What he says

The Slugger O’Toole blog has an excellent post about the DUP’s sweetheart deal to keep the Tories in power in the UK in relation to infrastructure in Northern Ireland. If you want the executive summary, just look at the maps in their post – it says everything that I could say about the tribal politics of HM Colony NI.



A lighthouse is a dedicated structure designed to emit a beam of light at pre-defined intervals, to aid shipping by warning them of the presence of obstructions to navigation. Historically, lighthouses were manned with keepers living either in the cramped quarters of the lighthouse or in adjacent employer provided housing. All lighthouses in Ireland are now automated with remote monitoring undertaken by an attendant.

In Ireland, apart from some harbour installations, lighthouses are operated by the Commissioners of Irish Lights, an independent, all Ireland body, with 63 lighthouses plus further navigational aids under their control.

The oldest operational lighthouse in the world is at Hook Head in Wexford and is 800 years old. The lighthouse at St. John’s Point was once painted (badly) by playwright Brendan Behan, resulting in a complaint from the principal keeper to the Commissioners about him.

Signal cabin

A signal cabin is a central control point for signals and points on a railway line. Early signalling was very primitive and uncoordinated. Over time, the control point for these was consolidated into one building to deliver more effective control. This also allowed for the interlocking of signals, which is where a signalman cannot move certain levers in the lever frame which would display signals which conflict with each other, or with the direction of points on the track.

The standard signal cabin design is a two storey structure, which allows for an elevated view of the area under its control from the upper floor. The lower floor is used to accommodate the mechanics and interlocking of the lever frame and for storage. Most signal cabins are standalone structures but in some cases, they are integrated into the station building.


A weighbridge is an industrial sized scales used to determine the quantity of material in a vehicle for charging purposes and can be adapted for either road or rail use. The general principle is that a vehicle is weighed when empty and again when full and the difference is the weight of the underlying material.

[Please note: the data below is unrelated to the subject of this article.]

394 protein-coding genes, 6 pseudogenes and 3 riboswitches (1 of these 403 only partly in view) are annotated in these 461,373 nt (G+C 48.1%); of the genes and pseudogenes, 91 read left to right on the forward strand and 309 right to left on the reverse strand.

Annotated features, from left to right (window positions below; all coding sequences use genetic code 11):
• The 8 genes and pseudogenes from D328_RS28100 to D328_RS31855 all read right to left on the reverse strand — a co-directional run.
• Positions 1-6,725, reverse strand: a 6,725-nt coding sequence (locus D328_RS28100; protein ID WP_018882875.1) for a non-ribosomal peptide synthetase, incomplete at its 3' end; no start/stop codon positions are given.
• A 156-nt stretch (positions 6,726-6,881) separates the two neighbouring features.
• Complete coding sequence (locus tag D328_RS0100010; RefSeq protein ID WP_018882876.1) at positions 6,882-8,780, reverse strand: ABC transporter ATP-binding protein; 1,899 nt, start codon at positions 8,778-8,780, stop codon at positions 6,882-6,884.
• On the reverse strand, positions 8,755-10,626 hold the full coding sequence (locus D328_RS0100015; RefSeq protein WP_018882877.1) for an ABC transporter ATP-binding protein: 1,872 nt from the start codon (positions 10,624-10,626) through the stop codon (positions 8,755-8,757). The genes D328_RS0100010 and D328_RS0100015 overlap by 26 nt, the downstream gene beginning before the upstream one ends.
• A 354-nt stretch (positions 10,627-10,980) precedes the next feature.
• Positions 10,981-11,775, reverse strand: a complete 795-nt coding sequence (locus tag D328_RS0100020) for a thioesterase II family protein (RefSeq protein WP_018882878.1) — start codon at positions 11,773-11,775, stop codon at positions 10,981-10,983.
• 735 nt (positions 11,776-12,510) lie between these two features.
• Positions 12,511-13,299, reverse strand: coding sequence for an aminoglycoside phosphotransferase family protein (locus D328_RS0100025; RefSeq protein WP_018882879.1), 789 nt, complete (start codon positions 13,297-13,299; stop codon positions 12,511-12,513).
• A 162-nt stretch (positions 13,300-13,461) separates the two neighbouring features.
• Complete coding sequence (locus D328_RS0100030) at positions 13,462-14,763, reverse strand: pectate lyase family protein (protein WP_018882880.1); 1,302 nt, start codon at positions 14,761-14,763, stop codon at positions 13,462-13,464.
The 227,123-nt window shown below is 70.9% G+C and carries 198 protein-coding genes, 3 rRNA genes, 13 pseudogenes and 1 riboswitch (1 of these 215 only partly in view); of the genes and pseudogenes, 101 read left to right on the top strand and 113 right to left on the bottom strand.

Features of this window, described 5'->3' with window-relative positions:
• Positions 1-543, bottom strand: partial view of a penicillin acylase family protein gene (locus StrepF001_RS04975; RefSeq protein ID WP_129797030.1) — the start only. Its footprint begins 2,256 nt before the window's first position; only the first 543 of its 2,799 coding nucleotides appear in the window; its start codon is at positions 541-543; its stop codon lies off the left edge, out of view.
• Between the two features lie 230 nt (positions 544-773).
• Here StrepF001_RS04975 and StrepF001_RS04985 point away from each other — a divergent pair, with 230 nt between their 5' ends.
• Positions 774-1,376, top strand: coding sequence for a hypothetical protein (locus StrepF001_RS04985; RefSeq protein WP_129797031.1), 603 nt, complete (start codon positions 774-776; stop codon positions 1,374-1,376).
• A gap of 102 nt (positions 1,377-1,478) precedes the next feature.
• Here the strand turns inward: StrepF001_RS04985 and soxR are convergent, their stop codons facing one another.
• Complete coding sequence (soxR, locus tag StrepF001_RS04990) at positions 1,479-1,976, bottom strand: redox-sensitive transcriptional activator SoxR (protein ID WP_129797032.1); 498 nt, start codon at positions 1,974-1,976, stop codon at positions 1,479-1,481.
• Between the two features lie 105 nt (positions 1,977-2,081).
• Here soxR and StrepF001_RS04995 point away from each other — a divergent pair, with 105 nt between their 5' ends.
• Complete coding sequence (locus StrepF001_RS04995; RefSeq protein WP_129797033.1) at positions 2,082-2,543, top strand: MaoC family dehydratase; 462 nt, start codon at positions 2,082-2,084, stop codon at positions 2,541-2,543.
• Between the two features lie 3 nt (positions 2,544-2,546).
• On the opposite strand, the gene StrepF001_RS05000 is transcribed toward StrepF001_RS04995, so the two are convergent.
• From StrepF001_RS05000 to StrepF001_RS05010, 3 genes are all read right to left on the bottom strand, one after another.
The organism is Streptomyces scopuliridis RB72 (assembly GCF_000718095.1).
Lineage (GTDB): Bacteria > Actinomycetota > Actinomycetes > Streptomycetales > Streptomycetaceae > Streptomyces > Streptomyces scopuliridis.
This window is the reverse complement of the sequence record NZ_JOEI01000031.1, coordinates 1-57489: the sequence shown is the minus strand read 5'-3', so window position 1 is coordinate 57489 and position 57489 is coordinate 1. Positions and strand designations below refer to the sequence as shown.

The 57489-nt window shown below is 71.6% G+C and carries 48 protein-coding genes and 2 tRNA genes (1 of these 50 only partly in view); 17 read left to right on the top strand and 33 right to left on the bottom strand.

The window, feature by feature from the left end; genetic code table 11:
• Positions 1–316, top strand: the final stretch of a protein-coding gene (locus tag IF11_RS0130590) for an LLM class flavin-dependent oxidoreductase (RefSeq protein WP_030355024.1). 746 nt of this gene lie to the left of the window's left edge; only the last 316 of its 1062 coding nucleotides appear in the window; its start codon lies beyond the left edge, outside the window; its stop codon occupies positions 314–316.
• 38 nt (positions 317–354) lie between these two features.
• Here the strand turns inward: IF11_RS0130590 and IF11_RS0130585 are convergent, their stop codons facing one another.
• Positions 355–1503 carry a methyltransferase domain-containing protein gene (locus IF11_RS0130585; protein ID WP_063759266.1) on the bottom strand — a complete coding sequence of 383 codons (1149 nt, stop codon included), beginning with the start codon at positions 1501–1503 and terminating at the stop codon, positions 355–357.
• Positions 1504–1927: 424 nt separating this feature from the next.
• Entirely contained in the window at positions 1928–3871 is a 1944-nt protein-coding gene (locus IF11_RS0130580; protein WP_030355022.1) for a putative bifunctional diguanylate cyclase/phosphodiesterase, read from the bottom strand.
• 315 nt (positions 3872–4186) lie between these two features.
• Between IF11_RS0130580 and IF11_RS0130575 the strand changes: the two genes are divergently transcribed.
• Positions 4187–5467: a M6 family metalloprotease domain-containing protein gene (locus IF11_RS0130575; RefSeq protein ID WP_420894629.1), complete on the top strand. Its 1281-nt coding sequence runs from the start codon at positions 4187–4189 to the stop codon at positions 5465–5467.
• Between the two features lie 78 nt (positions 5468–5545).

They are extensively used in the extractive industry, in the milling industry and anywhere it is common to sell material by the tonne.  They are also used to determine motor taxation for certain commercial vehicles, with recognised weighbridges designated for this purpose.

Whilst modern weighbridges tend to be functional in design, historically, weighbridges were ornate structures, usually of metal construction, with the manufacturers name cast therein. A weighbridge will usually be accompanied by an associated building which contains the equipment for reading the weighbridge output.


A roundhouse is a type of locomotive shed which can be found in use on some railways. Most locomotive sheds are rectangular in shape, but in locations where space is constrained, a roundhouse may be used. The design of a round house is akin to a cutaway section of a doughnut, not usually more than 180°, with tracks perpendicular to the rear wall, converging on a central turntable, via which, access to the railway network is provided.

In Ireland, there have been roundhouses at Broadstone Station (Dublin), Portadown, York Road (Belfast) and Clones. The latter is extant as attempts by the army to demolish it with explosives failed. It is not in railway use as the railway line it served closed in 1959. There was also a roundhouse in the Guinness Brewery to house the locomotives on their industrial railway.


140 word explanations

The genesis of this idea was a Facebook post of A.N. Other that a (real life) friend of mine commented on (thereby bringing it into my Facebook feed) whereby he has been commissioned to write a series of 150 word articles about nature for the Times in Ireland (that would be the Murdoch publication as opposed to the old lady of D’Olier Street (or Tara Street as it is now)).

I will be publishing a series of 140 word posts explaining some aspect of industrial heritage as it pertains to Ireland. The first post will appear tomorrow.

Ulster Canal Greenway

The Fermanagh Herald reports positive news – we don’t have to wait for Brexit to kill off the “restoration” of the Ulster Canal.

Waterways Ireland are now pushing ahead with the Ulster Canal greenway, which is the way of delivering most of the benefits of the “restoration” of the Ulster Canal, but at a far lower cost as it doesn’t involve restoring the canal.